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'Farewell, Nikola' - Guy Boothby - Action & Adventure Fiction - Book - English - 2/4

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Navigation menu Personal tools Create account Log in. Namespaces Page Talk. Views Read View source View history. As I understand the Duke of Glenbarth is with you, will you not bring him also?

Doctor Nikola

It will be very pleasant to have a chat upon by-gone days, and, what is more, I fancy this old house will interest you. There is one thing, however, that puzzles me; how did he become aware of my arrival in Venice? You say he was with you on the piazza last night, so that he could not have been at the railway station, and as I haven't been outside since I came, except for the row after dinner, I confess it puzzles me.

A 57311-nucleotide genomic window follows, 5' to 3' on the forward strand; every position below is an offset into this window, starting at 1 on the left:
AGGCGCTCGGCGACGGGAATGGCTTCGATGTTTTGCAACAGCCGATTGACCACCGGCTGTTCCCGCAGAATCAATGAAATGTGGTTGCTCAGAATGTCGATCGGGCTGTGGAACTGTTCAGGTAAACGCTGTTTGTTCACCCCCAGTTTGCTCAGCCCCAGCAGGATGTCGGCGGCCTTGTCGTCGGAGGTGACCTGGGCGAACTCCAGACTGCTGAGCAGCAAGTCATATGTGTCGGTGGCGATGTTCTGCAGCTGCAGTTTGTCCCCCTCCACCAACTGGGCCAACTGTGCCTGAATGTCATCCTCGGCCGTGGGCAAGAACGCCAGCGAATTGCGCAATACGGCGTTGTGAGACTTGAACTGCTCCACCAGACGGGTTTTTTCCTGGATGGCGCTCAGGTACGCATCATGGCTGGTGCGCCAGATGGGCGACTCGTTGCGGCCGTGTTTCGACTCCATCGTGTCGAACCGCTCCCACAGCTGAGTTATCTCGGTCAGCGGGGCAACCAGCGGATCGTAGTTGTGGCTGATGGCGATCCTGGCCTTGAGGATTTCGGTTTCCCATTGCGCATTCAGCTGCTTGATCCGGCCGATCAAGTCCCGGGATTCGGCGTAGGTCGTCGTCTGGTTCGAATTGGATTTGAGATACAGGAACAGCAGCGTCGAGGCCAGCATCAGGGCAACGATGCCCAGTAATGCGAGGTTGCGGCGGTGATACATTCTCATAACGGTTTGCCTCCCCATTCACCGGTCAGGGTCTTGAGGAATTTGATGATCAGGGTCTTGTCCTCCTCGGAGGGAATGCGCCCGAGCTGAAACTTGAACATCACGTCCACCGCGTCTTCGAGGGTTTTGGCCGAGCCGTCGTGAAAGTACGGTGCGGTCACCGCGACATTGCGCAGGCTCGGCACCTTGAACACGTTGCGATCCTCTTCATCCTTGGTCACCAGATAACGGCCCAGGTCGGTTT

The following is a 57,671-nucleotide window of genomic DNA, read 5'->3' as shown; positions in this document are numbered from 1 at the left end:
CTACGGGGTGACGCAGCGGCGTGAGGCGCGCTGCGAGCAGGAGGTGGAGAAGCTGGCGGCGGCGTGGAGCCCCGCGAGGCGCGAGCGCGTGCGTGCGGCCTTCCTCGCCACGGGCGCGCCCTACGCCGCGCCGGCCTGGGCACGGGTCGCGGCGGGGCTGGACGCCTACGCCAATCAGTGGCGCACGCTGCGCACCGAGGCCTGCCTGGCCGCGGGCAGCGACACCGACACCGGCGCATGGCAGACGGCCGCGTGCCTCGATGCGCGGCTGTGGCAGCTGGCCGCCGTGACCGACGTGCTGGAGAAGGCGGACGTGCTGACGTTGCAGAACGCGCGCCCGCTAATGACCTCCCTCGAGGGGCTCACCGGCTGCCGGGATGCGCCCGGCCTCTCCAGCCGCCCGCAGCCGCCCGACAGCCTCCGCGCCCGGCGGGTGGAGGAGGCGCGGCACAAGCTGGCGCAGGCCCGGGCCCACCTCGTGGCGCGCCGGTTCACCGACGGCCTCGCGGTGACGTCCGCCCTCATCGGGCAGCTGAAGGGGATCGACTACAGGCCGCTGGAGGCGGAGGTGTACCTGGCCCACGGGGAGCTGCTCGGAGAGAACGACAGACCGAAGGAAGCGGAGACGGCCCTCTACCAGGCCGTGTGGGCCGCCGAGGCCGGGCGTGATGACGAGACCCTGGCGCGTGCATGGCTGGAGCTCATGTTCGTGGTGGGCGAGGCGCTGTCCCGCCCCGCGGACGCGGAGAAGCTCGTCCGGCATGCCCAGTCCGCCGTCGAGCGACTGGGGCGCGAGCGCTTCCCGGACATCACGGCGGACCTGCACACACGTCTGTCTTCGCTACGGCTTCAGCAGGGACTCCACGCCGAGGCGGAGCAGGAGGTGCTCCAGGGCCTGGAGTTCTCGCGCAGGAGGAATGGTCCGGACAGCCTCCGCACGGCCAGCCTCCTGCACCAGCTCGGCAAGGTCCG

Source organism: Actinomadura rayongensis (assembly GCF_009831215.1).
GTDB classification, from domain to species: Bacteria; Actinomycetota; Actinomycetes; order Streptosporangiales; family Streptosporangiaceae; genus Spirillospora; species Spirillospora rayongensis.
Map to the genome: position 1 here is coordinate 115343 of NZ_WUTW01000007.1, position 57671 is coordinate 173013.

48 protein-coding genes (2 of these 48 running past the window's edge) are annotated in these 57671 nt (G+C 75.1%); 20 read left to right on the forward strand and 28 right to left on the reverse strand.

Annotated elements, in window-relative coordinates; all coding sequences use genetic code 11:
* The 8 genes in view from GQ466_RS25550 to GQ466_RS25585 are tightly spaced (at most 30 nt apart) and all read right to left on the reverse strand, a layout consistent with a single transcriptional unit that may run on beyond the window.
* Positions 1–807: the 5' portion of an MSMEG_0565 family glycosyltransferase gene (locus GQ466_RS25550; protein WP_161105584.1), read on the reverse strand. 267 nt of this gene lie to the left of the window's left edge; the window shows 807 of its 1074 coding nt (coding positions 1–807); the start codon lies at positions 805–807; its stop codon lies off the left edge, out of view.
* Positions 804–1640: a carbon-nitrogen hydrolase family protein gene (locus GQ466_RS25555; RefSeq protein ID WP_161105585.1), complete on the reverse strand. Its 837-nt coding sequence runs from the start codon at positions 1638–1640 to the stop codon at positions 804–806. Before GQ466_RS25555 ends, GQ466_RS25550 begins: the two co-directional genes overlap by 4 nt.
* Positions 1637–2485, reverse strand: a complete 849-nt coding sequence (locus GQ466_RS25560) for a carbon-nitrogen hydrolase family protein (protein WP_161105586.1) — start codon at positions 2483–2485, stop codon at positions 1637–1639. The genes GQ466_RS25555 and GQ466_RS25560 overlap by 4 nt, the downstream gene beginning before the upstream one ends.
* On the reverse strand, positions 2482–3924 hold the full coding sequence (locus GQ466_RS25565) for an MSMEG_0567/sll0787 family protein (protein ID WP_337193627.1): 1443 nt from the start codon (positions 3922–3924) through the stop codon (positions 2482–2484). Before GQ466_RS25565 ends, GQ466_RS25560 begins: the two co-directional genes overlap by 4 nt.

I am very curious on that point.

Doktor Nikola

If he does let us know, I shall begin to grow suspicious, for in that case it is a thousand pounds to this half-smoked cigar that we shall be called upon to render him assistance. However, if you are prepared to run the risk I will do so also. We may change our minds.

As a general rule when one sets out to pay a morning call one is not the victim of any particular nervousness; on this occasion however both Glenbarth and I, as we confessed to each other afterwards, were distinctly conscious of being in a condition which would be described by persons of mature years as an unpleasant state of expectancy, but which by school-boys is denominated "funk. There was a far-away look on his handsome face that told me that he was recalling some of the events connected with the time when he had been in Nikola's company.